For counties, states, and the federal government, there’s a need for some flexibility within the procurement arena. An updated acquisition process and partnering with the private sector will go a long way to make this a win-win for both the government and vendors.

Trying to break into the government contracting arena? Give us a call.

How to find the perfect partner – in government contracting

The government contracting arena is not only tough to navigate but also highly competitive. Many businesses turn to business partnerships to better align their products and services to meet the requirements of the government. While there are many forms of business partnerships, the most common are subcontracting, joint ventures, and contractor team arrangements.

Subcontracting is the most popular form of partnership in government contracting. Generally, a prime contractor (possibly with an established government presence) looks for a small business entity to assist with a government contract. This type of partnership works particularly well for a small business trying to “break” into government contracting. Govconwire December 20, 2021

Another form of partnership is a joint venture. This is when a small business especially those under the Small Business Administration’s mentor-protege program form a partnership to execute specific tasks within a government contract. Small businesses will integrate their specific skills to perform under contract guidelines. (ibid)

The third type of partnership is the contractor team arrangement (CTS). This is when two or more businesses, all with GSA Schedule contracts, come together to work on very specific government contracts. (ibid)

There are several ways to meet prospective partners. There are government contracting events, sponsored by businesses and on occasion, the government. Government websites, also publish various subcontracting opportunities, such as eLibrary, SubNet, the SBA Directory of Federal Government Prime Contractors with a Subcontracting Plan, and the Department of Defense’s Subcontracting Opportunity Directory. (ibid)

Being prepared when pitching a potential business partner is the most effective way to learn whether or not the partnership will work for both parties. Knowledge of your potential partner is key, company background, products and services offered, benefits to both parties, and a product demonstration all help to determine if the businesses are the right fit to work together. (ibid)

It can be hard to know if two companies are right for each other. One way to determine a good fit is to work on a project together before heading into the government arena. Look at their performance under pressure. Did they handle expectations well? Did the pressure cause hiccups in performance? Did communication take place or were there bottlenecks? These are just a few questions to be answered when determining whether a business relationship will be positive as well as productive. (ibid)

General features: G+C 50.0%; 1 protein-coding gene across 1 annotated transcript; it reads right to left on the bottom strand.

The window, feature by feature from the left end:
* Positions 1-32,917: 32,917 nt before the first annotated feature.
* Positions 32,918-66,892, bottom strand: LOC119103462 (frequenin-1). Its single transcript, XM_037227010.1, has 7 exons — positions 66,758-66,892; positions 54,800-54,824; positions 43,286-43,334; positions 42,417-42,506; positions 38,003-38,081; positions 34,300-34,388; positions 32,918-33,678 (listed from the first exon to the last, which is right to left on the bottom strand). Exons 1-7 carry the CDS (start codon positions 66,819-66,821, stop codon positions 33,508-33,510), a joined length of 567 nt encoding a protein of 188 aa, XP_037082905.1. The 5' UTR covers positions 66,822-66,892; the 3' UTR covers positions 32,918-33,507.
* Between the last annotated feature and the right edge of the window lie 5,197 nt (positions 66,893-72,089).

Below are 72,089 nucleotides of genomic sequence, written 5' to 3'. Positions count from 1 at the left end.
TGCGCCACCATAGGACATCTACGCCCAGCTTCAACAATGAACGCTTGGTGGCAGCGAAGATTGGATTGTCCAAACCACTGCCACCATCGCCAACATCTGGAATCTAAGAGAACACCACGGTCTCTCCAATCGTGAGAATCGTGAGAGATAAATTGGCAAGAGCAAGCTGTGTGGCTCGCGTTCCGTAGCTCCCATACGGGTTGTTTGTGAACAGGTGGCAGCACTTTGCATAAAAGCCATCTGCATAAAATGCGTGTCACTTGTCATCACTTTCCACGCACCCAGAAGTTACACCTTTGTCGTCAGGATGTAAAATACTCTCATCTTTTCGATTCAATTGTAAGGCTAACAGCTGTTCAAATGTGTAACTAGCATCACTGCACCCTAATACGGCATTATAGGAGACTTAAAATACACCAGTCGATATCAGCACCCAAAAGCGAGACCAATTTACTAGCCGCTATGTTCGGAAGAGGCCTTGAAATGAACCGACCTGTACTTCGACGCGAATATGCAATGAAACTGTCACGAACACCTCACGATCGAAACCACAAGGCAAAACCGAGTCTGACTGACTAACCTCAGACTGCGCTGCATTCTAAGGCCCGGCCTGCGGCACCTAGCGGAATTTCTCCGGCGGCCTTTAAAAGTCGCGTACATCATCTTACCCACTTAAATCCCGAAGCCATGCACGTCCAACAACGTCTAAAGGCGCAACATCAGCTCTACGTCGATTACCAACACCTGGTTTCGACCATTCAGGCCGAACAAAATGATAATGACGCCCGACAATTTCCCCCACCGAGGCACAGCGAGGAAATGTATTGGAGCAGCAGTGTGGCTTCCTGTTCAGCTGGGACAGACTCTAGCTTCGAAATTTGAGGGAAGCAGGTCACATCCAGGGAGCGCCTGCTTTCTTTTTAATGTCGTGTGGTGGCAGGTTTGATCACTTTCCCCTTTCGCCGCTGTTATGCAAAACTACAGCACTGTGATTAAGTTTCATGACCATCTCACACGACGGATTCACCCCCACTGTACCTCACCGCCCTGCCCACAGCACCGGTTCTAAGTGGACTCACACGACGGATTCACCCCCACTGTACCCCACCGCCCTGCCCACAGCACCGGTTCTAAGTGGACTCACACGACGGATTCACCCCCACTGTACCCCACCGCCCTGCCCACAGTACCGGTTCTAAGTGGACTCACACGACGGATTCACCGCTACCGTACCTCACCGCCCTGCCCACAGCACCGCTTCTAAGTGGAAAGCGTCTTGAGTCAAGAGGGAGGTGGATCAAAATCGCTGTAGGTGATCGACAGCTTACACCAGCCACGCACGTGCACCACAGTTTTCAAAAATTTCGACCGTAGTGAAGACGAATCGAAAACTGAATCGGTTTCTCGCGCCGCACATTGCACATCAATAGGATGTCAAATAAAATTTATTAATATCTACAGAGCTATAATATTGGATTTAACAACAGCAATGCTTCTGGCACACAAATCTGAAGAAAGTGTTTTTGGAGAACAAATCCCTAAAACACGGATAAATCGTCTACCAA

Finally, is there a commitment from both parties? Like any lasting, strong relationship, there must be dedication on both sides to make the partnership work.

Struggling to get your first government contract? Looking for a business to partner with? Give us a call.

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Biden’s Management Agenda Vision includes Acquisition Priorities

The Biden Management Agenda was released last week. The Agenda includes the critical areas of strengthening the federal workforce, upgrading the customer experience, and administering the business of government. Government CIO Media and Research, November 19, 2021

The goal of the Agenda is to restore Americans’ faith in the government. The Agenda has three main objectives:

  • Strengthen/empower the federal workforce.
  • Deliver secure, equitable, and outstanding federal services as well as customer experiences.
  • Manage the business of government to “build back better.”

To achieve this, cybersecurity and IT modernization will be foundational tools for government management and mission delivery. (ibid)

According to the Agenda vision statement, “Agencies will continue to work together to enhance and secure government information technology as vital support and a catalyst for mission delivery. The COVID-19 pandemic showed us how critical IT investments are to supporting mission delivery and the essential work of government.” (ibid)

The vision statement reads, “OPM and OMB also will continue to build out tools to support agency human resources professionals in data-driven strategic workforce planning and decision-making related to employee engagement, inclusion, and organizational performance.” The focus will be to ” make every federal job a good job.” The plan is to accomplish this through competitive compensation, enhanced engagement, and mission delivery, and union opportunities. (ibid)

The second objective is to make the delivery of improved customer service, a priority. The Biden administration wants to meet people where they are rather than ask the public to navigate through the many, and often hidden, government services areas. (ibid)